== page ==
PSCs of passage 1 were grown in 12-well plates and treated as indicated, before total RNA was isolated with TriFast reagent (PEQLAB Biotechnologie, Erlangen, Germany). Unless indicated otherwise, reagents from Thermo Fisher Scientific (Karlsruhe, Germany) were used for all subsequent procedures. Traces of genomic DNA were removed employing the DNA-free kit, and 250 ng of RNA per sample was reverse transcribed into cDNA by means of TaqManTM Reverse Transcription Reagents and random priming. Target cDNA levels were quantified by real-time PCR, using a ViiA 7 sequence detection system (Thermo Fisher Scientific). Therefore, qPCR MasterMix (Eurogentec, Seraing, Liège, Belgium) and the following mouse-specific TaqManTM gene expression assays with fluorescently labelled MGB probes were employed: Mm00446190_m1 (Il6), Mm01178820_m1 (Tgfb1), Mm00801666_m1 (α1 type I collagen, Col1a1), Mm00437297_m1 (vitamin D receptor, Vdr) and Mm01545399_m1 (hypoxanthine guanine phosphoribosyl transferase; Hprt; house-keeping gene control). PCR conditions were: 95 °C for 10 min, followed by 40 cycles of 15 s at 95 °C/1 min at 60 °C. The relative amount of target mRNA in untreated PSCs (control) and all other samples was expressed as 2-(∆∆Ct), where ∆∆Ctsample = ∆Ctsample - ∆Ctcontrol.
IL-6 protein levels were determined using a mouse IL-6-specific ELISA (Thermo Fisher Scientific). Therefore, activated PSCs (passage 1) were grown in 24-well plates and treated with D-vitamins as indicated. Cell culture supernatants were collected and stored at 80 °C until assayed. The measurements were performed according to the manufacturer’s instructions.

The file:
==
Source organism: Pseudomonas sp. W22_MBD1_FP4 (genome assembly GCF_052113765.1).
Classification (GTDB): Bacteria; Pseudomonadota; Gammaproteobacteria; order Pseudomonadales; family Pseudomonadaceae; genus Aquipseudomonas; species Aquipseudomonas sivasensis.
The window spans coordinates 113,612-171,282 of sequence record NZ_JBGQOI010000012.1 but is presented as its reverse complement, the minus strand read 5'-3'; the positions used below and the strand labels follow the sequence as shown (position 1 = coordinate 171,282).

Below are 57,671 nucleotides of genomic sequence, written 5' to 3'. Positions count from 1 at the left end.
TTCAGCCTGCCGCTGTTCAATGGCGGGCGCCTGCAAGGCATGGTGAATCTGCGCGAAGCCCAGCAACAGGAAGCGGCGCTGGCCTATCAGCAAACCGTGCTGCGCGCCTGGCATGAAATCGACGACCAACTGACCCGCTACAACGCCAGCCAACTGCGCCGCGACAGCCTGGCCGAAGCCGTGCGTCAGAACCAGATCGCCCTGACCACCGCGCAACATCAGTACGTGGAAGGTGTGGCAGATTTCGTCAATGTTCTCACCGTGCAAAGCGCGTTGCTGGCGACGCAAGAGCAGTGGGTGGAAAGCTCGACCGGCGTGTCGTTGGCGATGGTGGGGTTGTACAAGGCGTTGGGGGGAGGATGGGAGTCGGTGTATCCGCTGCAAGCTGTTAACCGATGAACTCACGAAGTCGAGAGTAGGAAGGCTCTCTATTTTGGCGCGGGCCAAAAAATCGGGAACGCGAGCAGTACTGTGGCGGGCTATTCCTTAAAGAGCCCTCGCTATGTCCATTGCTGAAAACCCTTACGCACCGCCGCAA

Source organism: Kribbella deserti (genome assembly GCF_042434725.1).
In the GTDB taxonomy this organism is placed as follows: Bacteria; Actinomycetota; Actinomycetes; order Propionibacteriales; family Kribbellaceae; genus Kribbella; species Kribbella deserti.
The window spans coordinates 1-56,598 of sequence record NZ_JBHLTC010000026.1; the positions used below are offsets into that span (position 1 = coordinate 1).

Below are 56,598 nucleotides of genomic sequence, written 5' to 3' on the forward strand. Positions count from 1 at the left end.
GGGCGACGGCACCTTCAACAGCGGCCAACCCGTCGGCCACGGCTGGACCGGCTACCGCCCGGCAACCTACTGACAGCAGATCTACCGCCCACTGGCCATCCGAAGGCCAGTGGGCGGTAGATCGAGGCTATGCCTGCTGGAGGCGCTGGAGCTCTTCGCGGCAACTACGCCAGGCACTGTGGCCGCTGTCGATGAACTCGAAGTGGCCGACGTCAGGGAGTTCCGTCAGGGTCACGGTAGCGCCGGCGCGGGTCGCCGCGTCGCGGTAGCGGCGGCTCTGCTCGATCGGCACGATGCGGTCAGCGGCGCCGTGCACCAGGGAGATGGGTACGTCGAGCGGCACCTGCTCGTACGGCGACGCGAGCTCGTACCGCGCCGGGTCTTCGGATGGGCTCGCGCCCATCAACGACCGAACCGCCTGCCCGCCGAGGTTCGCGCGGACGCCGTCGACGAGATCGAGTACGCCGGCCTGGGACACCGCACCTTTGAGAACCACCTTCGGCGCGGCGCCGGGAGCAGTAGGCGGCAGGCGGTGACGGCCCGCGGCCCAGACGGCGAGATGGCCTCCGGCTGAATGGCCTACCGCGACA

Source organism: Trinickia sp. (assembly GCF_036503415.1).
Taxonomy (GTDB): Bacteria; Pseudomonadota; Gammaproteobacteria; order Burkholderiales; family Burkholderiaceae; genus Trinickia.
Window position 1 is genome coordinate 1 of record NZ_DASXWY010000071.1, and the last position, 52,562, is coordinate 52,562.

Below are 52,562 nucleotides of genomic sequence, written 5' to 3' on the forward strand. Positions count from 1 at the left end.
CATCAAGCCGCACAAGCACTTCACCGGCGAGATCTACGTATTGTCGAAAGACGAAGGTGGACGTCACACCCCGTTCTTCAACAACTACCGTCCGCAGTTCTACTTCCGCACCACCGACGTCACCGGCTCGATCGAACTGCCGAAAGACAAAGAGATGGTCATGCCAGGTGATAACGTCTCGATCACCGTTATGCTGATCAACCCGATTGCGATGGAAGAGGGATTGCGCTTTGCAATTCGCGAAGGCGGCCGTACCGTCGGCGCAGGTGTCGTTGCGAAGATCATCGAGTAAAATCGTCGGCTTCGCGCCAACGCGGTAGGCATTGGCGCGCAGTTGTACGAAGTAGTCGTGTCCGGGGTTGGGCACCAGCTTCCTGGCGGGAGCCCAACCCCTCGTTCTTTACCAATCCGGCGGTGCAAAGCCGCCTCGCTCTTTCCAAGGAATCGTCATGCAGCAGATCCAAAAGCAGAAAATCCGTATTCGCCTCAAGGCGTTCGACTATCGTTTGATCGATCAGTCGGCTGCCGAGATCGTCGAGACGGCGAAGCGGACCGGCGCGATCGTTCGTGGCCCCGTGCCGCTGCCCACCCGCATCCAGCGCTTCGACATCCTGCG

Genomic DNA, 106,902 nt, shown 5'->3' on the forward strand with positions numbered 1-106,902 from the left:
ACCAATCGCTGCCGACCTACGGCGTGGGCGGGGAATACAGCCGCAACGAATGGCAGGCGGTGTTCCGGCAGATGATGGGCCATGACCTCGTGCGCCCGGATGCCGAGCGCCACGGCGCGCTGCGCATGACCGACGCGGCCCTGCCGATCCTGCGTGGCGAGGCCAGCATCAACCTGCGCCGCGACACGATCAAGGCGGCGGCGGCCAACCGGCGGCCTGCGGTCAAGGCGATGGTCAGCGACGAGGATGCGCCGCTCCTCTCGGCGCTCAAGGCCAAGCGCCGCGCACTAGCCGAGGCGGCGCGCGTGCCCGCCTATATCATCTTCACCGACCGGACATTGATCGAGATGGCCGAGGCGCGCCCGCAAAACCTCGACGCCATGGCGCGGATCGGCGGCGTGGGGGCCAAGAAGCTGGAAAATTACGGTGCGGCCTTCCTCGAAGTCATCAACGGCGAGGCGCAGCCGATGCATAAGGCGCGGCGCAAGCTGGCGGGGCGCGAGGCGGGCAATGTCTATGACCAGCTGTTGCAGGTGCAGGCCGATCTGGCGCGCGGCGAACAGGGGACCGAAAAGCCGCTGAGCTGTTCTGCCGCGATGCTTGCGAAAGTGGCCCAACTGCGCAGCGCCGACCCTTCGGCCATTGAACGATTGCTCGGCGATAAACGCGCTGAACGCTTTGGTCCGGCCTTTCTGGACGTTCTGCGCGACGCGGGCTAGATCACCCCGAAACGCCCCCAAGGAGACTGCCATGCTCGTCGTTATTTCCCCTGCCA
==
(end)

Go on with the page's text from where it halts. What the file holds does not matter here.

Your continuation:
18F-proline incorporation assay
For this investigation, PSCs were seeded at a low density and grown for a prolonged period of 12 d in primary culture. At this time, the cells, like re-cultured PSCs, displayed a fully activated, myofibroblastic phenotype. Experiments with cells of passage 1 yielded unsatisfactory results due to inconsistent growth rates and low proline uptake (data not shown). 2-[18F] proline (18F-proline) was synthesized according to literature with a modification as described in. After pretreatment with Dvitamins for 48 h, 18F-proline (1.0 GBq/L culture medium) was added to each culture well. Two hours later, incubation was terminated by aspirating the medium and rinsing the cell layer two times with ice-cold PBS. PSCs were solubilized with 100 mmol/L NaOH, and incorporated 18F activity was determined using an automated counter (Wizard 2470, Automatic Gamma Counter, PerkinElmer, Groningen, the Netherlands). The raw data were normalized to the protein content of the sample, which was determined using a commercial Bradford assay (Bio-Rad Laboratories, Munich, Germany).
All data were stored and analyzed using the IBM SPSS Statistics 22.0. Values were expressed as mean ± SE for the indicated number of samples (n) per experimental protocol. Mean group differences were checked using analysis of variance. If data did not meet the assumptions for ANOVA, nonparametric analysis of variance was performed employing the Kruskal-Wallis test or, in case of dependency of samples, the Friedman test, before subgroups were tested pairwise using the Mann-Whitney U test and the Wilcoxon rank sum test, respectively. Here, Bonferroni-adjusted P-values, otherwise P < 0.05 were considered to be statistically significant.
D-vitamins inhibit exhibition of a myofibroblastic PSC phenotype
In a first set of experiments, we analyzed the effects of D-vitamins on the activation status of cultured PSCs in vitro. Therefore, PSCs in early primary culture and cells of the first passage were incubated with vitamin D2, vitamin D3 or calcipotriol as indicated, and cytoplasmic lipid droplets (Figure 1) as well as stress fiber bundles of α-SMA (Figure 2) were used as surrogate markers of the cellular phenotype. At the time of analysis, originally quiescent PSCs had undergone 4 d of primary culture on plastic and were considered as a model of early activated stellate cells. Accordingly, re-cultured PSCs corresponded to mature activated cells.